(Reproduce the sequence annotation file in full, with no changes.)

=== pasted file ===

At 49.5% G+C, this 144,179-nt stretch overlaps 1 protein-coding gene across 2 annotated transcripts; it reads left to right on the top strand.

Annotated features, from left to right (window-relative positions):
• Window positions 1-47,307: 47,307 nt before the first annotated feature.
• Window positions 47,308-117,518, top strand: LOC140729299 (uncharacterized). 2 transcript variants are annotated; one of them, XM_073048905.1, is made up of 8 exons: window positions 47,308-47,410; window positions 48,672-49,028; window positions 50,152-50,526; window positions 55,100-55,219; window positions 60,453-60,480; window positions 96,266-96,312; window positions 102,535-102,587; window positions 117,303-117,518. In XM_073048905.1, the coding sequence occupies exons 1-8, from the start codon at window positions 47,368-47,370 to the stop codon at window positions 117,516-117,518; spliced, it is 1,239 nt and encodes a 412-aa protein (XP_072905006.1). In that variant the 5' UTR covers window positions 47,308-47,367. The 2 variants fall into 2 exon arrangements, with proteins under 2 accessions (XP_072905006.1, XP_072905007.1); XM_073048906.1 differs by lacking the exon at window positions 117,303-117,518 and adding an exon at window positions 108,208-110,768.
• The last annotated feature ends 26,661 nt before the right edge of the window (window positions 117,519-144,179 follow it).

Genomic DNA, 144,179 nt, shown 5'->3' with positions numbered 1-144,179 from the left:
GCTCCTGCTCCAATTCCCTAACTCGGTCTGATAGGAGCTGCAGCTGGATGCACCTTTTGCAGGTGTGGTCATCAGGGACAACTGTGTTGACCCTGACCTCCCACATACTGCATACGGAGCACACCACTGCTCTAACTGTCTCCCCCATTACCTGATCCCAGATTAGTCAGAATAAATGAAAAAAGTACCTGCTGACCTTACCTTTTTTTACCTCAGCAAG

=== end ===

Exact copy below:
At 49.5% G+C, this 144,179-nt stretch overlaps 1 protein-coding gene across 2 annotated transcripts; it reads left to right on the top strand.

Annotated features, from left to right (window-relative positions):
• Window positions 1-47,307: 47,307 nt before the first annotated feature.
• Window positions 47,308-117,518, top strand: LOC140729299 (uncharacterized). 2 transcript variants are annotated; one of them, XM_073048905.1, is made up of 8 exons: window positions 47,308-47,410; window positions 48,672-49,028; window positions 50,152-50,526; window positions 55,100-55,219; window positions 60,453-60,480; window positions 96,266-96,312; window positions 102,535-102,587; window positions 117,303-117,518. In XM_073048905.1, the coding sequence occupies exons 1-8, from the start codon at window positions 47,368-47,370 to the stop codon at window positions 117,516-117,518; spliced, it is 1,239 nt and encodes a 412-aa protein (XP_072905006.1). In that variant the 5' UTR covers window positions 47,308-47,367. The 2 variants fall into 2 exon arrangements, with proteins under 2 accessions (XP_072905006.1, XP_072905007.1); XM_073048906.1 differs by lacking the exon at window positions 117,303-117,518 and adding an exon at window positions 108,208-110,768.
• The last annotated feature ends 26,661 nt before the right edge of the window (window positions 117,519-144,179 follow it).

Genomic DNA, 144,179 nt, shown 5'->3' with positions numbered 1-144,179 from the left:
GCTCCTGCTCCAATTCCCTAACTCGGTCTGATAGGAGCTGCAGCTGGATGCACCTTTTGCAGGTGTGGTCATCAGGGACAACTGTGTTGACCCTGACCTCCCACATACTGCATACGGAGCACACCACTGCTCTAACTGTCTCCCCCATTACCTGATCCCAGATTAGTCAGAATAAATGAAAAAAGTACCTGCTGACCTTACCTTTTTTTACCTCAGCAAG